Thursday, October 18, 2007

Dry Hiking the Smokies

The drought in the American South is, of course, also affecting the Appalachian Trail. The Asheville Citizen-Times of 18 October 2007 has an article titled "Drought shakes up daily life, business" by Jon Ostendorff that attests to that fact.

Down in the middle of the article these sentences relate to the Trail conditions:
"In the Great Smoky Mountains National Park, hikers on the Appalachian Trail won’t find a running spring for 35 miles — something that’s unheard of in at least 25 years.

"And the long-term forecast looks bleak. The federal Climate Prediction Center has warned dry conditions will persist at least through December from the Maryland-Delaware area south into portions of Georgia and Alabama.

"Parched conditions are not what most hikers would expect when they start on the Appalachian Trail through the Smokies.

"In the summer, the green valleys visible on the route between Fontana Lake and Clingmans Dome are often shrouded in early morning fog.

"Springs usually poke through the mountain in many spots. Even in the normally dry fall, soaking rain isn’t uncommon.

"But not this year.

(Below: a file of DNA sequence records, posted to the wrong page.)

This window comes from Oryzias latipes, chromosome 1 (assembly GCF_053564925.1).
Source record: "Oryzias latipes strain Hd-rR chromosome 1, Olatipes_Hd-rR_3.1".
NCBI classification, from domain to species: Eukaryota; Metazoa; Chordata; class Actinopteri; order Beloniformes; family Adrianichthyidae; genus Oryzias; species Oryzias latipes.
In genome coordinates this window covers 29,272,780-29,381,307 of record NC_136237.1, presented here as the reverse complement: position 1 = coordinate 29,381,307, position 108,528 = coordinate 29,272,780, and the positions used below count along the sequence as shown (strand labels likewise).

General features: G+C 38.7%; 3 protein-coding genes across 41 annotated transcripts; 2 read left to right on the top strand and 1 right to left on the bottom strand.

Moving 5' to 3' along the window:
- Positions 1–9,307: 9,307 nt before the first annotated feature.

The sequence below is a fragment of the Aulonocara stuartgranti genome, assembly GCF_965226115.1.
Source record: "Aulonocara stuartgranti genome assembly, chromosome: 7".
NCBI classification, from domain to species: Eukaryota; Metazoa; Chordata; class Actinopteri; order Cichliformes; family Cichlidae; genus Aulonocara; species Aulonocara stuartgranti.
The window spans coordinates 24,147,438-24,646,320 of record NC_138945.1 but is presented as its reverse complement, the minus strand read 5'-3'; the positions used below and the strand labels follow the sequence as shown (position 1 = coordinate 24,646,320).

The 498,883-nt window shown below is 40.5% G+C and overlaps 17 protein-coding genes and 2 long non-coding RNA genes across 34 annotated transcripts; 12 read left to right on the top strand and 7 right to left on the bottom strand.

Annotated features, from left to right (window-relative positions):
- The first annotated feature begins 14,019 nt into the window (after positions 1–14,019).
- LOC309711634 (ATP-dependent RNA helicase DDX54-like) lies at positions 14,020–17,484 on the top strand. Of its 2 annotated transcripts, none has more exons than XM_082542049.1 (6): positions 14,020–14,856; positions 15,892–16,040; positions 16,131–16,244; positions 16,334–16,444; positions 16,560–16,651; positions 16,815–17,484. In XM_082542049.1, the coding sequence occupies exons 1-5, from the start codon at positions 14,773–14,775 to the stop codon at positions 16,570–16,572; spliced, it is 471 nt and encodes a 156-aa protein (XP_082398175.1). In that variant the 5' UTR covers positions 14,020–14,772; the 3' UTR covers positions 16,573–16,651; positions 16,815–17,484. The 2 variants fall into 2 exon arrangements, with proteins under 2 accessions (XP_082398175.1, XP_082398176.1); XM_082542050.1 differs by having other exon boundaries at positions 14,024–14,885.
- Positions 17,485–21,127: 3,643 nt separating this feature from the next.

"'The Appalachian Trail is the worst,' said park spokesman Ranger Bob Miller. 'At all the shelters along that route, all the springs are dry.'

"The park has been warning hikers of the potentially dangerous lack of water with trailhead signs and when they get their permits, which are required for the AT in the park.

"Farther north, toward Davenport Gap, the situation is not much better for backcountry water. The springs aren’t totally dry, but they are slow. Some take five minutes to fill a quart-sized water bottle, Miller said. 'Our backcountry management specialist has been here 25 years and never seen all these springs dry at once,' he said."
Kind of makes life harder for those southbounders still on the Trail. And means a simple jug of water may be the most welcome trail magic these days.

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